For Marx, the development of the bourgeois was accompanied by political advance given that through the establishment of the modern industry and world market they had managed to attain exclusive political sway: “the modern state is but a committee for managing the common affairs of the whole bourgeois” (36). Political centralization followed through which “Independent, or but loosely connected provinces, with separate interests, laws, governments, and systems of taxation, became lumped together into one nation, with one government, one code of laws, one national class-interest, one frontier, and one customs-tariff.”

The influence of the burgeoning bourgeois class was believed by Marx to be far reaching. Through the rapid improvement of instruments of production via means of communication, the bourgeoisie drew even “the most barbarian nations into civilization.” They thus compelled other nations to adopt the bourgeois mode of production, to become bourgeoisie themselves. Through the creation of enormous cities the bourgeoisie had also increased urban population and centralized the means of production, through which they had successfully given property to a minority few people. Marx saw that the bourgeois could push themselves to an ominous place of overdevelopment through way of developing too much civilization, industry, commerce, and means of subsistence. Such overdevelopment could result in devastation and destruction of society which could recede into a state of “momentary barbarism.” Disorder could too be brought to the bourgeois class as they grew to small to control the wealth created by them.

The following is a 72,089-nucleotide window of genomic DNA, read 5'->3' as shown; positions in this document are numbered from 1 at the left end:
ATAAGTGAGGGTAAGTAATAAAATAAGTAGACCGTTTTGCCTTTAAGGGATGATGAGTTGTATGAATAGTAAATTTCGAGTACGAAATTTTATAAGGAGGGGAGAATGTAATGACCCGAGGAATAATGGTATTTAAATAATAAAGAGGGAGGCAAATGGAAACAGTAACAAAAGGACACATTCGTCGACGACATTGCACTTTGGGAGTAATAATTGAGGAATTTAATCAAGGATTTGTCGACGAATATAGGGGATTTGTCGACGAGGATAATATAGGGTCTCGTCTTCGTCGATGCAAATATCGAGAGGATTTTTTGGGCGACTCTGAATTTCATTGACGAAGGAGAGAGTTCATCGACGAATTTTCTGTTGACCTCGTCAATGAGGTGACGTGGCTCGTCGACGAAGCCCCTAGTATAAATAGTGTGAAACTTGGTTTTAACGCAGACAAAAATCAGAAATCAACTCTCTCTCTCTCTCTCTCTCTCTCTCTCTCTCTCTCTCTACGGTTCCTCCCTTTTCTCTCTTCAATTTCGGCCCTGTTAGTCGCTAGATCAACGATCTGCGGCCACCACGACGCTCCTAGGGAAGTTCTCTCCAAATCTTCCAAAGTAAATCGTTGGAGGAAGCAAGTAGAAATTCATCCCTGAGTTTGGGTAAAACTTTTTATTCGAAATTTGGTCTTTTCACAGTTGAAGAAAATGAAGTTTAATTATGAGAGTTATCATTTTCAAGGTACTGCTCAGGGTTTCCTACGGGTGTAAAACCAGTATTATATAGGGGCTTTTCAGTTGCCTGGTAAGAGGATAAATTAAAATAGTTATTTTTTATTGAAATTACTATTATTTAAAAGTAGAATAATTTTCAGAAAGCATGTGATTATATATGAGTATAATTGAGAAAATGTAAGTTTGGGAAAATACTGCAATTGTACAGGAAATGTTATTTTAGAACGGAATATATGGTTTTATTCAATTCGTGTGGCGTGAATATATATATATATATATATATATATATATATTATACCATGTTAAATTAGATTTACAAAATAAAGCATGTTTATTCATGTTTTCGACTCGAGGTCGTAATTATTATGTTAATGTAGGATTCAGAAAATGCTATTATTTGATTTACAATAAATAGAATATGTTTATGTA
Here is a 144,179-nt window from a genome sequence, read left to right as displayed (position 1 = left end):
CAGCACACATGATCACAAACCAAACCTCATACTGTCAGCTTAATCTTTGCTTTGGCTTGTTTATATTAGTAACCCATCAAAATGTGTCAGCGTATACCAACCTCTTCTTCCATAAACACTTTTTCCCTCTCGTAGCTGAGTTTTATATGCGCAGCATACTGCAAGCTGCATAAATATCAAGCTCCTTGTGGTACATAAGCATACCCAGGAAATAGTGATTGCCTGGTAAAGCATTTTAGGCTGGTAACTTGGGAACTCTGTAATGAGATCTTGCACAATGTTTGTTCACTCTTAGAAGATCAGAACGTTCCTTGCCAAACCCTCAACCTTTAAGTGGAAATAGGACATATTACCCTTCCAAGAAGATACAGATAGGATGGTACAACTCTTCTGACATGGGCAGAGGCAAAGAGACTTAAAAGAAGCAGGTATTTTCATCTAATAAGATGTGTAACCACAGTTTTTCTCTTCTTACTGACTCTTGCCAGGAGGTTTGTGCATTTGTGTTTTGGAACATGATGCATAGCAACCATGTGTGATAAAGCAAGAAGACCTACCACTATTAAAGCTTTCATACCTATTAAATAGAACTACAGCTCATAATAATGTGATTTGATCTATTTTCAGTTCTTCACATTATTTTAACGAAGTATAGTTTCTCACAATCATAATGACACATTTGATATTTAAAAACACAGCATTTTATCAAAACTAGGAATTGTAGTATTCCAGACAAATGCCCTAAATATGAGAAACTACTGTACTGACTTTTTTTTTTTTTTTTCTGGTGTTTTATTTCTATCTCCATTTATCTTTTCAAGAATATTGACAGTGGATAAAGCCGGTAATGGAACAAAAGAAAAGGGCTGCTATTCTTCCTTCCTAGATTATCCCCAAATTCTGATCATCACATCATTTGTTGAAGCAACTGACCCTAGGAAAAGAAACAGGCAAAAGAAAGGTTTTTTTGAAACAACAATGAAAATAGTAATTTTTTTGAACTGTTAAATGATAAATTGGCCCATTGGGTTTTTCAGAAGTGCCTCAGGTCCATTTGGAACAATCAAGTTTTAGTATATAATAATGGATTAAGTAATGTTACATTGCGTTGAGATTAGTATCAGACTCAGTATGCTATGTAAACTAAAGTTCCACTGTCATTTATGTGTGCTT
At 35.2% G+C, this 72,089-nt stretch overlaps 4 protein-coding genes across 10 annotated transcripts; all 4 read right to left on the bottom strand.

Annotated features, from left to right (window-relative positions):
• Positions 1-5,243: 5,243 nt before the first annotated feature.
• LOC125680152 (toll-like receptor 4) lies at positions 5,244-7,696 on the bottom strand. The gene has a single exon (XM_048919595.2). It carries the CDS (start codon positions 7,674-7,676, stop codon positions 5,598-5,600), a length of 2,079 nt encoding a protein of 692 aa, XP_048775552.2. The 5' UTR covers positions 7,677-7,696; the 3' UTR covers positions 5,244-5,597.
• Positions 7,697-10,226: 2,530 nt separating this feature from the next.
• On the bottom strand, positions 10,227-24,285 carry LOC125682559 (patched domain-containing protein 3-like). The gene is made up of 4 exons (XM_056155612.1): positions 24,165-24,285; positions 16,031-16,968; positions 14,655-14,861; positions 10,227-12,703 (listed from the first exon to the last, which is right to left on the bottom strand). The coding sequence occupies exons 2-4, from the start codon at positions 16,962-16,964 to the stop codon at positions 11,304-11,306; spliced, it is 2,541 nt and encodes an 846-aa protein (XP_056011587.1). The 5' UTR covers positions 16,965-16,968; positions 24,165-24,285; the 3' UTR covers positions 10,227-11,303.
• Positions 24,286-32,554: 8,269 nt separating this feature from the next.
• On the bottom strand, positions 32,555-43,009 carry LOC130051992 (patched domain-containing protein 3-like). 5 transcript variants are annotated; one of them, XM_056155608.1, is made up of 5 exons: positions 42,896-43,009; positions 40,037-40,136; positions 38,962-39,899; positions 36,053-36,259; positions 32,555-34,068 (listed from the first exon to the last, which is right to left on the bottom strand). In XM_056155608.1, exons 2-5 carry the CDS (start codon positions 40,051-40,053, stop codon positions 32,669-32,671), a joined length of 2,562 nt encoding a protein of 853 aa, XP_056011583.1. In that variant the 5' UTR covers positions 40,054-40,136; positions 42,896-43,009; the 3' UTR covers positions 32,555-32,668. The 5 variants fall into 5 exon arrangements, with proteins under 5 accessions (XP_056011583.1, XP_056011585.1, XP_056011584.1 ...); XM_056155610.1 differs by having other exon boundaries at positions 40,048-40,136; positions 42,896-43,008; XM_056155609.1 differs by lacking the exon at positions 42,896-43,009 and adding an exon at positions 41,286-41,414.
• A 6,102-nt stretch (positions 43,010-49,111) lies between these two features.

Marx was clearly critical of the bourgeoisie, condemning them. Although he acknowledged that through their development much wealth had been created he could not credit them for their “naked, shameless, direct, brutal” exploitation of the proletariat. Although the bourgeoisie had created wealth one could not ignore the origins of their wealth, namely, through the exploitation of workers. Marx noted that this exploitation could lead to conflict between the two classes and thus to violent revolution. Contest “is carried on by individual labourers, then by the workpeople of a factory, then by the operative of one trade, in one locality, against the individual bourgeois who directly exploits them.” Prior to conflict and revolution the power of the proletariat would grow as the further industry developed the more workers would be needed and more workers there would be. The result was a concentration of “their masses” who would go on to form combinations known as trade unions against the bourgeoisie. Conflict such as riots and open revolution would occur as the proletarians would attempt to overthrow the bourgeoisie. The destruction of machinery and factories would follow, and sometimes the proletarians would taste victory but only for a temporary period of time.